“Reading increases one’s vocabulary,” I tell incoming freshmen every fall. But up until now, I have had little evidence to support this claim. It is true that reading exposes students to new words, but I never went out of my way to help students sort through these new words.
Instead, as a junior English teacher, I regularly taught SAT vocabulary as part of my Advanced Composition curriculum. Students completed chapters from the Sadlier-Oxford Vocabulary Workshop books and took quizzes every other week. While some students relished the challenge, many saw little relevance to their own lives, retaining few words by the end of the year.
In turn, this year I have turned from my well-worn Sadlier Oxford books and have instead had students reference their independent reading books for new words. Students develop their own lists of eight words every other week. My goal in doing this is not only to have students slow down their reading, but to also expose them to diction and complexity within their independent books. Once again, like many of the mini-lessons within the workshop classroom, this practice also turns into a lesson on craft and intention within a writer’s work.
Too often students skim over large words, failing to activate context clues and prior knowledge to help them draw out meaning. By creating vocabulary lists, students must practice these skills while also recording definitions, synonyms, passages, and parts of speech.
The benefit is twofold: students have a say in their vocabulary and immediately see both the relevance and payoff of understanding a new word. At the same time, having independent vocabulary lists eliminates cheating and encourages independence. Instead of worrying about students’ wandering eyes during quizzes, I spend time helping students understand the words they have picked. In addition, independent vocabulary lists provide insight into students’ reading levels and comprehension. I have learned more about my students’ reading lives simply by becoming aware of the words they find challenging.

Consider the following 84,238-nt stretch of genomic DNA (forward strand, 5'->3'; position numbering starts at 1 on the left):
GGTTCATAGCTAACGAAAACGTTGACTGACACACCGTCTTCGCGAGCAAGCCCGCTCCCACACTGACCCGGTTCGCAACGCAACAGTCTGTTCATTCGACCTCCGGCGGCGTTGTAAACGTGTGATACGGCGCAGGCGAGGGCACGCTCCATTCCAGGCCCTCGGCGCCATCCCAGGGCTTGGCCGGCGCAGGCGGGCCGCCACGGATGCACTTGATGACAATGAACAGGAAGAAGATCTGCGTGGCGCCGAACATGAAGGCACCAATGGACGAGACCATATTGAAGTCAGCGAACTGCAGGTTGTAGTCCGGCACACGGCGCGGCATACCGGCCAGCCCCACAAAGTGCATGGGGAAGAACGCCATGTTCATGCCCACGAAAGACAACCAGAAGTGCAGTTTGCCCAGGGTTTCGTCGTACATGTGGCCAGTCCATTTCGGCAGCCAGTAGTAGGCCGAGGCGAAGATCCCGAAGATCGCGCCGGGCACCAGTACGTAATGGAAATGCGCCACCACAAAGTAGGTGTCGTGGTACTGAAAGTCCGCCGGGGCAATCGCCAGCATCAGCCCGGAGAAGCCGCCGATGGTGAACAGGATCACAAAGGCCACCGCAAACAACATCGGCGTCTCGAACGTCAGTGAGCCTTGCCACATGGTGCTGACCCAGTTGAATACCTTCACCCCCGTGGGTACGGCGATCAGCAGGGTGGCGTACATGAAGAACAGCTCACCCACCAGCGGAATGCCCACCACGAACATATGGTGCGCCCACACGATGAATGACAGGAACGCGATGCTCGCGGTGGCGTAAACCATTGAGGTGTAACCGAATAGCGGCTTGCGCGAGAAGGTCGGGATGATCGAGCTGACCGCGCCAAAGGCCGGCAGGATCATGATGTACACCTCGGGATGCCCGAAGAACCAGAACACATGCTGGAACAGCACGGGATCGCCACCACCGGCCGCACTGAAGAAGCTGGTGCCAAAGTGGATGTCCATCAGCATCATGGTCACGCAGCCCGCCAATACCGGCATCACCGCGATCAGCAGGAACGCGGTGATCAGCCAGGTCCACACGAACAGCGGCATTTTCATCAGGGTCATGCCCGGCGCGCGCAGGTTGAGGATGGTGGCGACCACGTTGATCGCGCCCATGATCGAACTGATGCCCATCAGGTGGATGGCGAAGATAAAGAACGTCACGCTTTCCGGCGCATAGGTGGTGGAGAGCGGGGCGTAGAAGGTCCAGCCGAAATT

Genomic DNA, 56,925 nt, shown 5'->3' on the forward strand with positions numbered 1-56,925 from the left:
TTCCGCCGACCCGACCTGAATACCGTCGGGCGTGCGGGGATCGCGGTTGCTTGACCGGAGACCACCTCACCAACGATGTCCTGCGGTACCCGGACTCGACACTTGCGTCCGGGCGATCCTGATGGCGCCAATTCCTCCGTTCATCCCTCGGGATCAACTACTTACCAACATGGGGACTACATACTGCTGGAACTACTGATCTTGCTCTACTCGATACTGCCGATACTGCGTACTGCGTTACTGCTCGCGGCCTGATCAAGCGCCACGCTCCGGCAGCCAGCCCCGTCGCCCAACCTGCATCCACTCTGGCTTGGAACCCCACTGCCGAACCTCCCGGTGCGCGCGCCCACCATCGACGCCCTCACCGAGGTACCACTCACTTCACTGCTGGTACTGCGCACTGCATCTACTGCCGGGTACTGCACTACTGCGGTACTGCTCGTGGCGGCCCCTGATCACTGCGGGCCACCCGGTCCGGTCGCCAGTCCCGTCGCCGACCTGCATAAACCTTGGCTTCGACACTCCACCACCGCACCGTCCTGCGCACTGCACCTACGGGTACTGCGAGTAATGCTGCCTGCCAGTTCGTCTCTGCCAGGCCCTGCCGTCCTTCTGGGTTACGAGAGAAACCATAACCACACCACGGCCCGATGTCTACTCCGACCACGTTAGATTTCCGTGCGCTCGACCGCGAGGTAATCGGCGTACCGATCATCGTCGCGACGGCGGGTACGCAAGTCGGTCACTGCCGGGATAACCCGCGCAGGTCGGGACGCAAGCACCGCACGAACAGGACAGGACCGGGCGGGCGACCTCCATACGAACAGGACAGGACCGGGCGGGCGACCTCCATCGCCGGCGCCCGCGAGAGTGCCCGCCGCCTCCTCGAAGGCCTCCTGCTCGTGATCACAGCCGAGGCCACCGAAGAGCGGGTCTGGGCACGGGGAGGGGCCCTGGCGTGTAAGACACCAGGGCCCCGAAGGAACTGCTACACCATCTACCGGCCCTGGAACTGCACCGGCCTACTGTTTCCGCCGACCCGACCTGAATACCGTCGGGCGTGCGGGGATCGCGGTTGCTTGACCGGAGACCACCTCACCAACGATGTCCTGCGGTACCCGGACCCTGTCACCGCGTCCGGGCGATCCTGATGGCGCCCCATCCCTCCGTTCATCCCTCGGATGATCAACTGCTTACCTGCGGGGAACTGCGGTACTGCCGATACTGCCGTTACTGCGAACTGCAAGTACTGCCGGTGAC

Every other week, students complete a summative assessment that helps gauge their understanding of their eight vocabulary words. Two weeks ago I had students complete “Rock and Roll Vocabulary,” an activity that requires students to roll dice and answer questions about their vocabulary corresponding to specific numbers. This week students will complete a grid about various words.
While I am still new to this vocabulary approach, I feel confident in my students’ choices. Oftentimes I have seen the typical “SAT words” pop up in multiple lists, reinforcing that students will indeed choose challenging vocabulary. The process is far from perfect, and my students and I are still ironing out some of the flaws. Some students intentionally pick easy words, but the next assessment will require them to rank the difficulty of their words. In addition, I allow retakes of vocabulary summative assessments considering students made a “good faith effort” according to our school’s retake policy. Finally, not all independent books offer complex language, which can be a struggle for students who love the content yet can’t seem to find their eight or so words. In those instances, students may pull from in-class readings, articles, and textbooks. If they still struggle, I have books of SAT vocabulary they may choose from instead.
While this method of teaching is somewhat nontraditional, it provides students with continued say in their education. Not only are they empowered by their newfound words, but also by the end, I hope my students will see that reading truly does increase one’s vocabulary.